Many novels include animals in starring roles, many of them with human-like emotions, motives and characteristics. Classics such as George Orwell’s Animal Farm, Richard Adams’s Watership Down and Richard Bach’s Jonathan Livingston Seagull feature anthropomorphized animals for social commentary. Library shelves are filled with thousands of well-loved novels with horses, dogs, cats and other critters as human sidekicks often rank on the bestseller lists. Animals—whether they are pets, livestock, or wild beasts—provide layers for character and world building in novels of all genres. This week in #litchat we’re discussing novels featuring animals in central roles.
Sara Gruen, whose third novel, Water for Elephants, spent several years on the New York Times Bestseller list, joins us on Friday to discuss her new book Ape House. While animals are centric to each of Gruen’s four novels, Ape House goes a step further. In addition to the two pivotal human protagonists, Ape House features six bonobo apes capable of communication with humans using American Sign Language and lexigrams. These apes operate as endearing characters within the scope of the story, each one of them with personalities as unique as the humans written alongside them.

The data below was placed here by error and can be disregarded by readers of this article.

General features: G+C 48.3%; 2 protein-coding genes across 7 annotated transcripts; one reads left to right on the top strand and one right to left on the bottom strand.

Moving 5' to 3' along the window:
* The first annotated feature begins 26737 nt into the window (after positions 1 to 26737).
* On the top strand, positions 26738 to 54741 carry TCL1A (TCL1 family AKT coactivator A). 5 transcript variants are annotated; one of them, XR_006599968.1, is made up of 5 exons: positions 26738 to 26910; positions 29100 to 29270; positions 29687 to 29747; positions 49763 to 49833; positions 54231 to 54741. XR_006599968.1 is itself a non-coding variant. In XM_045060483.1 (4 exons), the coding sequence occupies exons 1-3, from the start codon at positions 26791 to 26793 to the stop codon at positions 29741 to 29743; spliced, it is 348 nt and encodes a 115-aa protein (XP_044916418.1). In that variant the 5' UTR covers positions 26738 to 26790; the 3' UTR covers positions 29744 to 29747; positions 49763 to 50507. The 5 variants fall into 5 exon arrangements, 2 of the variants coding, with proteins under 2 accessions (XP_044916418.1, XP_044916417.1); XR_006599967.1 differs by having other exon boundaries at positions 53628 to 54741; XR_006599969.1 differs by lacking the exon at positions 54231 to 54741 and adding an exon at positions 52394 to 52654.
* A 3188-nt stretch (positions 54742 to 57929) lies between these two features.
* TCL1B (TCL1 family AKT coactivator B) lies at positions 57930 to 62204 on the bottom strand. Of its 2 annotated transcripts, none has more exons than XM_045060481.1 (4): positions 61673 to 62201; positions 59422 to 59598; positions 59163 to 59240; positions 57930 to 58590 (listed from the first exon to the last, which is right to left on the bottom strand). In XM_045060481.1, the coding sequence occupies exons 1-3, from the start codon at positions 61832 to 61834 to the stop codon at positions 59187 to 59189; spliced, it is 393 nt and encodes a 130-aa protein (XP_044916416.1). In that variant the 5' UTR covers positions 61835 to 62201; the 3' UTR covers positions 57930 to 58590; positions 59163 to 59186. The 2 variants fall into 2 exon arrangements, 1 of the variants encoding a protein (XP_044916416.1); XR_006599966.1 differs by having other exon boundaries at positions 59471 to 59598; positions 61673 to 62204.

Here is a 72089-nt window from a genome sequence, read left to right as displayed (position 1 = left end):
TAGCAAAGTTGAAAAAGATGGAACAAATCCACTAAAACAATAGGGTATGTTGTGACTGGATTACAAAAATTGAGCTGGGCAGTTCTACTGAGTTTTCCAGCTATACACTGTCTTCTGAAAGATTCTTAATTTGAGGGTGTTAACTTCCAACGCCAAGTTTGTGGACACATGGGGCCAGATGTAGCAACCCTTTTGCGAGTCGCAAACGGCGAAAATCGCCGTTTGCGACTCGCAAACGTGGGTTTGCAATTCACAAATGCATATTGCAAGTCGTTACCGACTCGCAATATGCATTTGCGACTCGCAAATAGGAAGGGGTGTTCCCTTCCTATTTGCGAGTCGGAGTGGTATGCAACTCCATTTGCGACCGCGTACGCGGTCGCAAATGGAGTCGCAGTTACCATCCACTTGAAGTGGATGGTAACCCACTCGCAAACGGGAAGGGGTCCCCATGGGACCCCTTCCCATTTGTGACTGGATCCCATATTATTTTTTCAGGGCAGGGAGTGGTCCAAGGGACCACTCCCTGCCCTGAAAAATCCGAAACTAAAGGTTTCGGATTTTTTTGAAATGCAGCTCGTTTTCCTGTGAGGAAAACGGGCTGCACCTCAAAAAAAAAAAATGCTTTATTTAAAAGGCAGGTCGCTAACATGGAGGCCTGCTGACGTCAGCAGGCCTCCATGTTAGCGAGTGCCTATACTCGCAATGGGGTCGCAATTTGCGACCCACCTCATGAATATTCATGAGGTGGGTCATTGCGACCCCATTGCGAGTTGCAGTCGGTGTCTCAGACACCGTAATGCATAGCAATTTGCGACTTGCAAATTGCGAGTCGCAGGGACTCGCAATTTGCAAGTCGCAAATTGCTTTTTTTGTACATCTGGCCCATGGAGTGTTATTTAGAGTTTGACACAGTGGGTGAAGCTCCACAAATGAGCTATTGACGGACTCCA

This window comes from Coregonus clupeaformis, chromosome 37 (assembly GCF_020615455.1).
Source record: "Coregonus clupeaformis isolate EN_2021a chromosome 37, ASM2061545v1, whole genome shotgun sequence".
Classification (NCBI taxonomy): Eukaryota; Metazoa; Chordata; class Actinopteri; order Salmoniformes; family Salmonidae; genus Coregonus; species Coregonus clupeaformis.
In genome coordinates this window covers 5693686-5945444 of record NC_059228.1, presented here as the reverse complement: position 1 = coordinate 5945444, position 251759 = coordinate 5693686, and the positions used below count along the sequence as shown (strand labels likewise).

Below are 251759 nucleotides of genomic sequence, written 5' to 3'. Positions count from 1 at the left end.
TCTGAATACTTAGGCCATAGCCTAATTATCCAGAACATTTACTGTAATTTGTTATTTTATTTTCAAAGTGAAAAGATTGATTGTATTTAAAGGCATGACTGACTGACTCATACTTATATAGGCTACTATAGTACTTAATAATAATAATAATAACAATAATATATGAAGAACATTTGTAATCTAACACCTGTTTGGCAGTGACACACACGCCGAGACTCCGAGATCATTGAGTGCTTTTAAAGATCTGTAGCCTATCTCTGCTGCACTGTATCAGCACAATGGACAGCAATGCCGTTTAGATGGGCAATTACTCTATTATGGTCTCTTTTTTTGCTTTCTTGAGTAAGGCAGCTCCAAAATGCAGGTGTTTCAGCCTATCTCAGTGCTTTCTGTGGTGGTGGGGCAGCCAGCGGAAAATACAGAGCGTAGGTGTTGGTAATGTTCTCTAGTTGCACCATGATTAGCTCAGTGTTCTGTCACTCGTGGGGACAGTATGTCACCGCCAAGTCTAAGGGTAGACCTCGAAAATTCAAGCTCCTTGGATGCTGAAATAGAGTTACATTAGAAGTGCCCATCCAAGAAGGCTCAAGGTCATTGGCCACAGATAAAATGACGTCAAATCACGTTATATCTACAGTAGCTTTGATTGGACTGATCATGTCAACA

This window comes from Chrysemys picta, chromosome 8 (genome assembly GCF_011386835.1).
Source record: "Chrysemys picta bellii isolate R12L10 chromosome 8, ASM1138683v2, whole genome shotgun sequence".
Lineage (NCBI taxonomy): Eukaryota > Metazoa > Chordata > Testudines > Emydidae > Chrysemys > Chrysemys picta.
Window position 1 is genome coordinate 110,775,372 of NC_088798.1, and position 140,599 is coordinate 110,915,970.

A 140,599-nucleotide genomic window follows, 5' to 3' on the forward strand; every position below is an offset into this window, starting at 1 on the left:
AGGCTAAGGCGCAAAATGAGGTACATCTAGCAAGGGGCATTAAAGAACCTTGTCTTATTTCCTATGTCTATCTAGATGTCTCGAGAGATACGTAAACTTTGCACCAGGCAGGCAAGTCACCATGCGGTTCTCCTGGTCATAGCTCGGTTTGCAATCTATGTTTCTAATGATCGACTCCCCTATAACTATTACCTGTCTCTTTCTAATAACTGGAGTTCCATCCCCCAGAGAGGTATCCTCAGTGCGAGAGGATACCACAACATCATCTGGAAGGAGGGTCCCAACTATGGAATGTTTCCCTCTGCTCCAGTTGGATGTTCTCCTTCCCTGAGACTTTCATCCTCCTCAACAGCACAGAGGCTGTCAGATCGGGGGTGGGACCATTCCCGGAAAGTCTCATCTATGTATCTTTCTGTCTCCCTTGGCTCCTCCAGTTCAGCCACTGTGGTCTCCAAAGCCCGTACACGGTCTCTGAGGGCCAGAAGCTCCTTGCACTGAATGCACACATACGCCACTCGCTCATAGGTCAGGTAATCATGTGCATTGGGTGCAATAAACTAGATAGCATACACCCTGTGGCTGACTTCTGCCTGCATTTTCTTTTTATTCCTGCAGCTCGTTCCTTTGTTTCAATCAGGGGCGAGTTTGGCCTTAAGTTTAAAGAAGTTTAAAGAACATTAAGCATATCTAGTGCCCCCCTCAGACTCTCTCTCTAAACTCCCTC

An ambitious and multi-layered novel, Ape House effectively satires the voyeuristic inclinations of pop culture, reality TV, and pornography, with a one-two punch at animal cruelty, research/experimentation labs. The human characters drawn around the bonobos are perfect counterpoints to the intuitive and peaceful natures of the bonobos. You can read a summary of Ape House here.
Gruen is an animal lover by nature and supporter in ways physically and financially. Gruen shares her North Carolina home with her own version of a blended family: a husband, three children, four cats, two dogs, two horses, and a goat. In order to write this novel, Gruen studied linguistics and a system of lexigrams so she could communicate directly with the bonobos living at the Great Ape Trust in Des Moines, Iowa. She now considers them to be part of her extended family and, according to the bonobos, the feeling is mutual. You can read about Gruen’s experience at the Great Ape Trust in her website.
Read the chatscripts here:
Follow Sara Gruen on Twitter: @SaraGruen.